When it comes to writing your resume, standard advice has changed over the years. No longer are the templated, rigid resumes suggested for every position in every industry. As multimedia portfolios and LinkedIn profiles have entered the mix, it’s easier for a prospective employer to get a holistic look at any given job applicant through more mediums than just the resume.

However, resumes continue to be a crucial aspect of any job application, and here are several tips to keep in mind when writing yours.

Keep it short and sweet

In general, resumes are suggested to be no more than one page long. Remember – most hiring managers are spending less than 2 minutes reading your resume. If it’s too long, they might not even make it to the second page. Being able to condense all your information into one page also shows that you’re able to make decisions about hierarchy of information importance.

There may be some exceptions – if you are applying to a very high-level job and have many years of relevant experience, two pages may be more acceptable. But in general, one page is considered to be best practice across most industries.

Decide what’s really important

This goes hand-in-hand with the previous point, but on the flip side as well. Don’t include everything that’s ever happened to you, even if it keeps your resume under one page. For example, I used to be a waitress at the American pancake restaurant IHOP. While I value the experience gained and lessons learned, it’s not very relevant to the positions I’m interested in at this point in my life. However, if I ever find myself interested in the food service industry again, it might be something I would include. Be discerning about your experience and the desired position.

Show the numbers

Any time you can discuss results you achieved in your previous positions, it speaks to your previous success and suggests what you can contribute to your new company. Any time you can include numbers, statistics, or facts, it quantifies those achievements. Instead of generic statements, include specifics such as these: “Closed support queue tickets within target timeframe 100% of the time,” or “Implemented new travel management tracking software, saving $15,000 in overhead costs during initial 6 months.”

Fit the industry

When you’re applying for a creative role, such as an art director or copywriter, it’s generally acceptable to let your resume show a bit of personality. Using strategic pops of color or infographics would not seem out of place; in fact, it might be an advantage for the hiring manager to see how your creativity fits in with the company. However, if you’re applying for a more corporate job, it’s probably a better idea to use a very structured, buttoned-up format for your resume. You don’t want to stand out in a bad way!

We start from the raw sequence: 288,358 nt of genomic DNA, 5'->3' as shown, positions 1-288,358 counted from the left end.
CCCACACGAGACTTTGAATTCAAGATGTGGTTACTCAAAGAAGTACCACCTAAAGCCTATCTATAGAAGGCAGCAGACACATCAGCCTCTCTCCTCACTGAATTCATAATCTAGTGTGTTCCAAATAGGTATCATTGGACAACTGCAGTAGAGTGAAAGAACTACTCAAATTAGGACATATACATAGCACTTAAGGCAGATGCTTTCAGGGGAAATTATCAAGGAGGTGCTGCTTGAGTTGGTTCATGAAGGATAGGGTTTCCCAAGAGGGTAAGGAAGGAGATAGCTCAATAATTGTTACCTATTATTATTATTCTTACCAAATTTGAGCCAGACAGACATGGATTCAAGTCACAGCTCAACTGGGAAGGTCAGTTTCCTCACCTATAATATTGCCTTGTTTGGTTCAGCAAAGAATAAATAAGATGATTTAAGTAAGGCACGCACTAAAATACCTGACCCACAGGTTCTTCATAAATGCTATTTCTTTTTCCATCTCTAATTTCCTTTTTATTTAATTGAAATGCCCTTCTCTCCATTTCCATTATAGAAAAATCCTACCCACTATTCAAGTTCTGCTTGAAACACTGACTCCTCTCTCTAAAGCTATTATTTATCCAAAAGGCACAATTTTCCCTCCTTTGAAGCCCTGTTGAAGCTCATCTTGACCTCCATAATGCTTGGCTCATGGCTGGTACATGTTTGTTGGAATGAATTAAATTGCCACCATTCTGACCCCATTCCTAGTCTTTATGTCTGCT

Proofread

Just like we mentioned in a previous article about cover letters, it’s of the utmost importance to proofread. There’s nothing worse than sending off your resume – which you’ve worked so hard on, and are so proud of – to your dream job… and then finding a typo or grammatical error afterward.

There’s really no way to undo it, and all you can do is hope that the hiring manager doesn’t notice it. But the unfortunate reality is that many are looking for any reason to disqualify an applicant from the application pool, and spelling errors are an easy way to narrow it down. After finishing your resume, come back to it the next day with a fresh set of eyes. Have a friend or family member read it, too.

Include contact information

You should always include your first and last name on your resume – of course – because how else will they know it’s yours? You should also include your phone number with area code (and country code if applicable), full mailing address, and email address.

Many employers will make initial contact via email, so you want to make sure you have a “professional” email listed. If your everyday email is something like dance_gurl12345@gmail.com, you might think about using a different email address. Better yet, use an email provider like Gmail to create a brand new, professional email address. Ideally, it should be some variation of your name with minimal numbers.

Format appropriately

You want your resume to be visually appealing and organized in a sensible way. It should flow well from top to bottom. However, that’s not the only formatting you should think about. When including your resume file to attach to an online job application or email, you’ll want to make sure you’ve saved in an appropriate, efficient manner as well.

Saving your resume as a .PDF is a great way to make sure you don’t lost the integrity of the document when your file is being viewed on different computers or operating systems. Additionally, make sure you give the file a professional name, because the hiring manager will see it. John_Smith_Resume.pdf is a good example.

Resumes can be a complicated topic, but these tips should help to put you on the right track! Remember, at Brieffin we specialize in professional resume and portfolio design, so reach out to us if you need a hand getting started.